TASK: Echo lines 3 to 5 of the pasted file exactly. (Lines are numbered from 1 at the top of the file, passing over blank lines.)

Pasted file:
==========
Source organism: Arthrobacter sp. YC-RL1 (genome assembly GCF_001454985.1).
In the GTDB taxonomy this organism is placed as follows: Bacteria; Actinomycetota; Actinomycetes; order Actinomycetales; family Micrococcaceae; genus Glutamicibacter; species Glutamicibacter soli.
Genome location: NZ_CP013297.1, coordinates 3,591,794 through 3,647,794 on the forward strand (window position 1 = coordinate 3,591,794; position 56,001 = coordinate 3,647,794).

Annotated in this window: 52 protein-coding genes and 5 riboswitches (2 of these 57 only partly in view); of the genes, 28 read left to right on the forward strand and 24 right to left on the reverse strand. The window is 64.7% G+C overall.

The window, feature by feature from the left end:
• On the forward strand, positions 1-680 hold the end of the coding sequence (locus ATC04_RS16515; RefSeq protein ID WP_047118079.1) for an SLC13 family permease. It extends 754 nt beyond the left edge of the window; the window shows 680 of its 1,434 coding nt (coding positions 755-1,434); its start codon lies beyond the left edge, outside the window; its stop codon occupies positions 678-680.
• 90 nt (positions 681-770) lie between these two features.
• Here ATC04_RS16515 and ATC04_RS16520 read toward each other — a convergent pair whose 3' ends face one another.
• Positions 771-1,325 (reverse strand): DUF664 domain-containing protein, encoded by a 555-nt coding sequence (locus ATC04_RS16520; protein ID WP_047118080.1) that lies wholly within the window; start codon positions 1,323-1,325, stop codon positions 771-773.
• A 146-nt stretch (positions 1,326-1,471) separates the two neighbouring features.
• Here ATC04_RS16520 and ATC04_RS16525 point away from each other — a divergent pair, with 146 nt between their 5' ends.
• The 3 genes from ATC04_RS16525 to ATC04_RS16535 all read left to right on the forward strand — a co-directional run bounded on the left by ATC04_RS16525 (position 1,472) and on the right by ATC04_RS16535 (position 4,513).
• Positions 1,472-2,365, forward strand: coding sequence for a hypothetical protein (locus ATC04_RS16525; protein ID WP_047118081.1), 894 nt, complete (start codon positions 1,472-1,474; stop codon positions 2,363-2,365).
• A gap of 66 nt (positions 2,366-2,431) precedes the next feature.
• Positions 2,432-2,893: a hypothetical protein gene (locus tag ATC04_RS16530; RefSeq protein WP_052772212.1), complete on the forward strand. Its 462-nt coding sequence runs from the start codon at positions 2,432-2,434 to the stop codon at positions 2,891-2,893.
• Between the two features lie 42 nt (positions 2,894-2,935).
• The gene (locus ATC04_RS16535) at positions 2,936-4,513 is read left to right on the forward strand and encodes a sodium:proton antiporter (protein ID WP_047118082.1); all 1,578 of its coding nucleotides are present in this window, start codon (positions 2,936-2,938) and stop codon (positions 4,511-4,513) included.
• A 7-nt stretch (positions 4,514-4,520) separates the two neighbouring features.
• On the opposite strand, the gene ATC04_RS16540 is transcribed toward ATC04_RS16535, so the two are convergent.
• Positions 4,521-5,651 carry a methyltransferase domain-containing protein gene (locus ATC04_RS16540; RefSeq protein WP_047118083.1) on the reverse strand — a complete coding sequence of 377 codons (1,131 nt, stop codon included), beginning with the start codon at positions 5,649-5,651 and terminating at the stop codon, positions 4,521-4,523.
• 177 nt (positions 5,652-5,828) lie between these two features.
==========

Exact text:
Genome location: NZ_CP013297.1, coordinates 3,591,794 through 3,647,794 on the forward strand (window position 1 = coordinate 3,591,794; position 56,001 = coordinate 3,647,794).

Annotated in this window: 52 protein-coding genes and 5 riboswitches (2 of these 57 only partly in view); of the genes, 28 read left to right on the forward strand and 24 right to left on the reverse strand. The window is 64.7% G+C overall.

The window, feature by feature from the left end: